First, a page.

skip to main content
DOE Data Explorer title logo U.S. Department of Energy
Office of Scientific and Technical Information

Title: Water Use in Enhanced Geothermal Systems (EGS): Geology of U.S. Stimulation Projects, Water Costs, and Alternative Water Use Policies

Abstract

According to the Energy Information Administration (EIA) of the U.S. Department of Energy (DOE), geothermal energy generation in the United States is projected to more than triple by 2040 (EIA 2013). This addition, which translates to more than 5 GW of generation capacity, is anticipated because of technological advances and an increase in available sources through the continued development of enhanced geothermal systems (EGSs) and low-temperature resources (EIA 2013). Studies have shown that air emissions, water consumption, and land use for geothermal electricity generation have less of an impact than traditional fossil fuel?based electricity generation; however, the long-term sustainability of geothermal power plants can be affected by insufficient replacement of aboveground or belowground operational fluid losses resulting from normal operations (Schroeder et al. 2014). Thus, access to water is therefore critical for increased deployment of EGS technologies and, therefore, growth of the geothermal sector. This paper examines water issues relating to EGS development from a variety of perspectives. It starts by exploring the relationship between EGS site geology, stimulation protocols, and below ground water loss, which is one of the largest drivers of water consumption for EGS projects. It then examines the relative costs of different potential traditional and alternativemore » water sources for EGS. Finally it summarizes specific state policies relevant to the use of alternative water sources for EGS, and finally explores the relationship between EGS site geology, stimulation protocols, and below ground water loss, which is one of the largest drivers of water consumption for EGS projects.« less

Authors:
Publication Date:
Other Number(s):
464
DOE Contract Number:  
FY14 AOP 4.1.0.1
Product Type:
Dataset
Research Org.:
DOE Geothermal Data Repository; Argonne National Lab. (ANL), Argonne, IL (United States)
Sponsoring Org.:
USDOE Office of Energy Efficiency and Renewable Energy (EERE), Geothermal Technologies Program (EE-2C)
Subject:
15 Geothermal Energy
Keywords:
geothermal; EGS; enhance geothermal system; power; geology; alternative water; policy; water
OSTI Identifier:
1170247
DOI:
10.15121/1170247

Citation Formats

Schroeder, Jenna N. Water Use in Enhanced Geothermal Systems (EGS): Geology of U.S. Stimulation Projects, Water Costs, and Alternative Water Use Policies. United States: N. p., 2014. Web. doi:10.15121/1170247.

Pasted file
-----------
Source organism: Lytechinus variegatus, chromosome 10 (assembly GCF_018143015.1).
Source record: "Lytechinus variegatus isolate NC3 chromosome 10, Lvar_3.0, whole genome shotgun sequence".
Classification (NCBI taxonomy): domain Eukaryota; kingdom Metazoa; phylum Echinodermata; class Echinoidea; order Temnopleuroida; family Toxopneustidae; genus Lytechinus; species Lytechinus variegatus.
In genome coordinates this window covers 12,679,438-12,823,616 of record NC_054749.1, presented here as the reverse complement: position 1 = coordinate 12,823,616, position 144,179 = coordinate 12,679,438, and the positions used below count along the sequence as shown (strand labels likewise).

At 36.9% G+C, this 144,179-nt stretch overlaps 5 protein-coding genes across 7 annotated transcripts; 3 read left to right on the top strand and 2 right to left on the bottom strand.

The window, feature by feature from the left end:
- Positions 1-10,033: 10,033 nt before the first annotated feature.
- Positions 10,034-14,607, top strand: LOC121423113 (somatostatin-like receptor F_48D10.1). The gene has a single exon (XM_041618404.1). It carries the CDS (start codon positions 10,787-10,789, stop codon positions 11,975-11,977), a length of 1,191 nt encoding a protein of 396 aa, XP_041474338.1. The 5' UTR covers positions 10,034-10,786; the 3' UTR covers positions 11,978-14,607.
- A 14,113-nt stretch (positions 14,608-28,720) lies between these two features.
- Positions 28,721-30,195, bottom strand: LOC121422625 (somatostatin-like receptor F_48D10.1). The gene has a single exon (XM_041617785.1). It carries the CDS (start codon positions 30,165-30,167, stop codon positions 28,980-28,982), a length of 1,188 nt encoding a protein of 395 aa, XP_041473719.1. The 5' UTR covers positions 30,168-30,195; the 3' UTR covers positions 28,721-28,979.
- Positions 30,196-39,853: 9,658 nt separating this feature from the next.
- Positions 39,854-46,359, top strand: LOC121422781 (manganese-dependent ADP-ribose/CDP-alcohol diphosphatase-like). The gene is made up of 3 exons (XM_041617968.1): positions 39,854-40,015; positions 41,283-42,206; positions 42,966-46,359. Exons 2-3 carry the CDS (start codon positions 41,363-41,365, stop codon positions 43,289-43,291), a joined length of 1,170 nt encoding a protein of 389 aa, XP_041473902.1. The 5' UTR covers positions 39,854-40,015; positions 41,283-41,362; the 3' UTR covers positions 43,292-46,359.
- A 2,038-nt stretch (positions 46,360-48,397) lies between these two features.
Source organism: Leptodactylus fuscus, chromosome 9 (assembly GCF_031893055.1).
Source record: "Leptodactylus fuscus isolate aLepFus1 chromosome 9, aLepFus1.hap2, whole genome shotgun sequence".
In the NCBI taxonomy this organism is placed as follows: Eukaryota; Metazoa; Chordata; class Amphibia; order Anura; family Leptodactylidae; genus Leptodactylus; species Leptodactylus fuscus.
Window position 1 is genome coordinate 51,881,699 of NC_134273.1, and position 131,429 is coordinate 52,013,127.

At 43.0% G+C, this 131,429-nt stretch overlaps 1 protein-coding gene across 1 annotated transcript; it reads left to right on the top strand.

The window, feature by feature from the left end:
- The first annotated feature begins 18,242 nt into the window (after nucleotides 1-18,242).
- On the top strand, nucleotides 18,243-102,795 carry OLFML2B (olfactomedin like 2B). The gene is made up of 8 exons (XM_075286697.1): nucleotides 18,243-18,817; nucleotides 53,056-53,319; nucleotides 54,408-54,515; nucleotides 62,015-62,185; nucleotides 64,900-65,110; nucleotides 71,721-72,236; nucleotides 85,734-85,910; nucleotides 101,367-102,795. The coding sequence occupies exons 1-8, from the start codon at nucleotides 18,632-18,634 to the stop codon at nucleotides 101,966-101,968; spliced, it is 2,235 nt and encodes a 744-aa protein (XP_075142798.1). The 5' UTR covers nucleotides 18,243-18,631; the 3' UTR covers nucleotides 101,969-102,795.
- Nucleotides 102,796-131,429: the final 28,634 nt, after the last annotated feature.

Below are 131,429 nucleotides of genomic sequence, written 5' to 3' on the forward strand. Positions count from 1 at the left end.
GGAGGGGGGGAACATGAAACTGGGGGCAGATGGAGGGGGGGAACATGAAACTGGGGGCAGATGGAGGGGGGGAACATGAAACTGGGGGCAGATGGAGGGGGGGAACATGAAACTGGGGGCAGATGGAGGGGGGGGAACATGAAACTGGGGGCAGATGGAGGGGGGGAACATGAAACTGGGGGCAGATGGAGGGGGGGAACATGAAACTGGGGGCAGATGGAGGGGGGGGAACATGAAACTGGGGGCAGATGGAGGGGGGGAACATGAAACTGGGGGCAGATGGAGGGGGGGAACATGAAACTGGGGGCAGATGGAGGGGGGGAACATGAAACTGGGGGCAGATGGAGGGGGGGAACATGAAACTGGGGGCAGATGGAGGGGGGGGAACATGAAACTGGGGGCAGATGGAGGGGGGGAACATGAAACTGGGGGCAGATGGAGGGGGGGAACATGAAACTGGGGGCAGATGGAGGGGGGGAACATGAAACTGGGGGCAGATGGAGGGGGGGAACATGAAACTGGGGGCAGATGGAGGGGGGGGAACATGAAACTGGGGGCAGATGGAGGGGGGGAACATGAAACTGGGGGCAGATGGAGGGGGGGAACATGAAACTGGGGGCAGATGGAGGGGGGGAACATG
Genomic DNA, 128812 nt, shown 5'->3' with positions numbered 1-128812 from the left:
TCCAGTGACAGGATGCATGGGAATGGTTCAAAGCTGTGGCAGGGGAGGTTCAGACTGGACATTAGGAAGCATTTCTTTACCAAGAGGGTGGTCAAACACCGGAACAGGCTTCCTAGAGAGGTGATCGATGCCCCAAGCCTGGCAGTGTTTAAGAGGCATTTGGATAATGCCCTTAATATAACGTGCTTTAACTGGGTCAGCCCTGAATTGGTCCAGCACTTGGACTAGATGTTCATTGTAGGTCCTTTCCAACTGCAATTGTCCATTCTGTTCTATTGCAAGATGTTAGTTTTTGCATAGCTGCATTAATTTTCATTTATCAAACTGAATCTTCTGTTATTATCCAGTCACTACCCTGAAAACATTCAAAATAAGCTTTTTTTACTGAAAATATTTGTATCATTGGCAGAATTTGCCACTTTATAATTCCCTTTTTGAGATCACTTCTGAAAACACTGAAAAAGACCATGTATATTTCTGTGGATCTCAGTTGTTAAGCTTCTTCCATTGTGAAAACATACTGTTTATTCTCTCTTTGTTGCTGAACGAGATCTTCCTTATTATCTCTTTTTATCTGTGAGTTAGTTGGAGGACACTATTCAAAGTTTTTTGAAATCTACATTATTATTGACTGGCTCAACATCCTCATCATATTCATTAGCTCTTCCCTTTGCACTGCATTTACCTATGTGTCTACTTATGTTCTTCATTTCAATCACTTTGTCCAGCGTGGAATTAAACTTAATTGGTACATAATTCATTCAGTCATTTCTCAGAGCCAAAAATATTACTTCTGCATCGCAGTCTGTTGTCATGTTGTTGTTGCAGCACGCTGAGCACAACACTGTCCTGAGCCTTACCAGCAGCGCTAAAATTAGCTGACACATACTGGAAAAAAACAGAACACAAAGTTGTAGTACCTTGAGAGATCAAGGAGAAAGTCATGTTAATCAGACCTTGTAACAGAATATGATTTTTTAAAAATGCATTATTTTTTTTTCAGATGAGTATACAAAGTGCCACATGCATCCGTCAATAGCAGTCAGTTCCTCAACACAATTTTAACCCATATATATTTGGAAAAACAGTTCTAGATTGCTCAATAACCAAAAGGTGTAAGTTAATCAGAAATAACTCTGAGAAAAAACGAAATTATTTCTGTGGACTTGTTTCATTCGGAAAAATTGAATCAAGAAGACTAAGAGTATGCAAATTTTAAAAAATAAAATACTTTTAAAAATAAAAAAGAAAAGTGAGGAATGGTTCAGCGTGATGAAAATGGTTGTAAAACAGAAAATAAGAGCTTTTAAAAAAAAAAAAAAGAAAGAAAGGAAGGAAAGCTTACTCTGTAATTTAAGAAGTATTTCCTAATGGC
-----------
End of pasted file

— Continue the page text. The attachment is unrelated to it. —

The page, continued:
Schroeder, Jenna N. Water Use in Enhanced Geothermal Systems (EGS): Geology of U.S. Stimulation Projects, Water Costs, and Alternative Water Use Policies. United States. doi:10.15121/1170247.
Schroeder, Jenna N. 2014. "Water Use in Enhanced Geothermal Systems (EGS): Geology of U.S. Stimulation Projects, Water Costs, and Alternative Water Use Policies". United States. doi:10.15121/1170247. https://www.osti.gov/servlets/purl/1170247. Pub date:Tue Dec 16 00:00:00 EST 2014
@article{osti_1170247,
title = {Water Use in Enhanced Geothermal Systems (EGS): Geology of U.S. Stimulation Projects, Water Costs, and Alternative Water Use Policies},
author = {Schroeder, Jenna N.},
abstractNote = {According to the Energy Information Administration (EIA) of the U.S. Department of Energy (DOE), geothermal energy generation in the United States is projected to more than triple by 2040 (EIA 2013). This addition, which translates to more than 5 GW of generation capacity, is anticipated because of technological advances and an increase in available sources through the continued development of enhanced geothermal systems (EGSs) and low-temperature resources (EIA 2013). Studies have shown that air emissions, water consumption, and land use for geothermal electricity generation have less of an impact than traditional fossil fuel?based electricity generation; however, the long-term sustainability of geothermal power plants can be affected by insufficient replacement of aboveground or belowground operational fluid losses resulting from normal operations (Schroeder et al. 2014). Thus, access to water is therefore critical for increased deployment of EGS technologies and, therefore, growth of the geothermal sector. This paper examines water issues relating to EGS development from a variety of perspectives. It starts by exploring the relationship between EGS site geology, stimulation protocols, and below ground water loss, which is one of the largest drivers of water consumption for EGS projects. It then examines the relative costs of different potential traditional and alternative water sources for EGS. Finally it summarizes specific state policies relevant to the use of alternative water sources for EGS, and finally explores the relationship between EGS site geology, stimulation protocols, and below ground water loss, which is one of the largest drivers of water consumption for EGS projects.},
doi = {10.15121/1170247},
journal = {},
number = ,
volume = ,
place = {United States},
year = {2014},
month = {12}
}

Dataset:

Save / Share: